There is something called the Paradox of Profit where you have to give first, freely and without the expectation of reciprocation, in order to receive. Has this worked for you?

I’m a big believer in being a giver. There’s a book called Give and Take by Adam Grant, and in there he describes three different kinds of personalities: Takers, who are people who take and expect something without contributing anything back; Latchers, who are always about the quid pro quo; and Givers, who are the ones that believe in karma, give freely, don’t expect any return and have found through experience that when they do that with congruency and authenticity, really good things happen. I’m a big believer in that and have become involved in multiple boards of directors, not-for-profit groups and community involvement. My desire is to contribute to the cause I’m involved in and as a way to meet people. As you meet people and grow relationships, it’s a lot easier to do business with them down the road than it would be if I was to just knock on doors and try to accelerate that process.

The other thing a lot of our people do is develop presentations or educational programs that they are willing to give to an organization or an audience for free without any expectations to come out of it. But what comes out of it is that people will see you on the stage as a subject matter expert, in a position of authority and someone who is thoughtful around topics that you’re comfortable with. They will tend to want to introduce themselves to you, which is a much more comfortable way of networking with people when you are wanting to introduce yourself to them. So that works very well.

At the end of the day, networking is really about forging strong bonds. Follow up is a critical part of this process. For existing relationships, what is your advice on cultivating meaningful connections?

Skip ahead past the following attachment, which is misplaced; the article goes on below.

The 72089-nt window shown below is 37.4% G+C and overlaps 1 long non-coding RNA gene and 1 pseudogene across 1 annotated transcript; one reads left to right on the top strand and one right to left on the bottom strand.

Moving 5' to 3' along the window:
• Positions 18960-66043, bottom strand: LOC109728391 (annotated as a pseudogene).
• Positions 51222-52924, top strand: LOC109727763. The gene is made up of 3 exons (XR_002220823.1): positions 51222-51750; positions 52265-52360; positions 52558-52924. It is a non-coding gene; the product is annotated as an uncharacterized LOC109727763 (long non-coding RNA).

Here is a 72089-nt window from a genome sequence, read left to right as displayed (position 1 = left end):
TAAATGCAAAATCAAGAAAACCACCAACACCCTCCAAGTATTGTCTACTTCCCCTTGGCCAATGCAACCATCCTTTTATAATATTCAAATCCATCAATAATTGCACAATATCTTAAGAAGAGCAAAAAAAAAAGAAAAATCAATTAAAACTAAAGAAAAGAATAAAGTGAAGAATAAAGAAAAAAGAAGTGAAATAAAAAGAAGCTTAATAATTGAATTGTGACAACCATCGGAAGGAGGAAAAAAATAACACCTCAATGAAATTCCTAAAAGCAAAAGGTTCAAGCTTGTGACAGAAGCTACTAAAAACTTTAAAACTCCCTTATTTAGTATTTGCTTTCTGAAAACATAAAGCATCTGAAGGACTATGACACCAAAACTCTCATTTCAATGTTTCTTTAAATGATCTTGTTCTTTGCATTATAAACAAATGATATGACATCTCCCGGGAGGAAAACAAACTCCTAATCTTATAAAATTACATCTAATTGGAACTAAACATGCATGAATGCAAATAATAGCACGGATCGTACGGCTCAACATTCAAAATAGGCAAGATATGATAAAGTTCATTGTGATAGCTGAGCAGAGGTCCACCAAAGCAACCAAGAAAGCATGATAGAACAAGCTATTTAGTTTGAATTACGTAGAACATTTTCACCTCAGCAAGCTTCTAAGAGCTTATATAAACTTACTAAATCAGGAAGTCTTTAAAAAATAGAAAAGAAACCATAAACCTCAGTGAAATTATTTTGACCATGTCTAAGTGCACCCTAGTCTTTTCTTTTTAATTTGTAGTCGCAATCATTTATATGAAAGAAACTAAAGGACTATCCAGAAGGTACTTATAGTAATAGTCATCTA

Networking has to be a systematic approach, not a one-time thing. If you meet someone and take their business card and never talk to them again, that’s not a very effective networking opportunity. But if you look at your network and think how many different ways you can interact given their interests and geography, becoming creative in how you exercise your network (which is how you stay in front of them, remain relevant and authentic) is really the secret sauce. For example, if you know a number of your clients all go to a specific event, make sure you go to that event; sponsor it, be a speaker at that event. Those are ways for you to remain top of mind because they see you more often. In those situations, you have the added benefit of seeing them face-to-face in person, as opposed to via email. If there are people who are further afield that don’t have opportunity for in-person interaction, look at what combination of tools are available for you to provide information about your industry and information of general interest. Even if you put out the top ten restaurants in a specific market area, those are nuggets of information that people will look at and might even take the time to use. Your name is associated with that information, even if it doesn’t really have anything to do with your core business. It’s a way to be in front of that particular prospect that is meaningful, relevant and authentic. We talk about boards of directors, community causes, not-for-profit causes; the great thing about those things is they have regular meetings. By showing up and participating, you’re working towards something in common. That is a way you’re utilizing and making sure your network connections are fresh, and you’re being top of mind.

A lot of the times, people don’t ask for referrals. There’s kind of a right way to ask for it, and a wrong way. A wrong way is to ask for it too early before you’ve built rapport. Once you do have rapport and the relationship that would lead to opportunity, then that’s the right time to introduce the motion to introduce them to your business. If you ask them for a referral, it’s a bit more of a direct ask. What we’ve found is if you talk about your business and how you get it and develop it, it’s more of a softer approach to that process of asking for a referral. It’s a nonthreatening way of getting the same information to you.

The other point is that one of the most popular ways to help in that three-dimensional score (Know, Like, Trust) is that when you build rapport with somebody, particularly when you want to do a deal with somebody, is to ask if they would consider acting as a reference. More often than not, people are happy to do it if they’ve had an experience. But also more often than that, people don’t ask. It’s predicated on the fact that you’re giving great service. If you’ve given your service to the max and not expecting anything more than thrilling your client, you’re paying it forward as you go. When you get to the point when you want a referral or reference, you’ll find that they come quite naturally.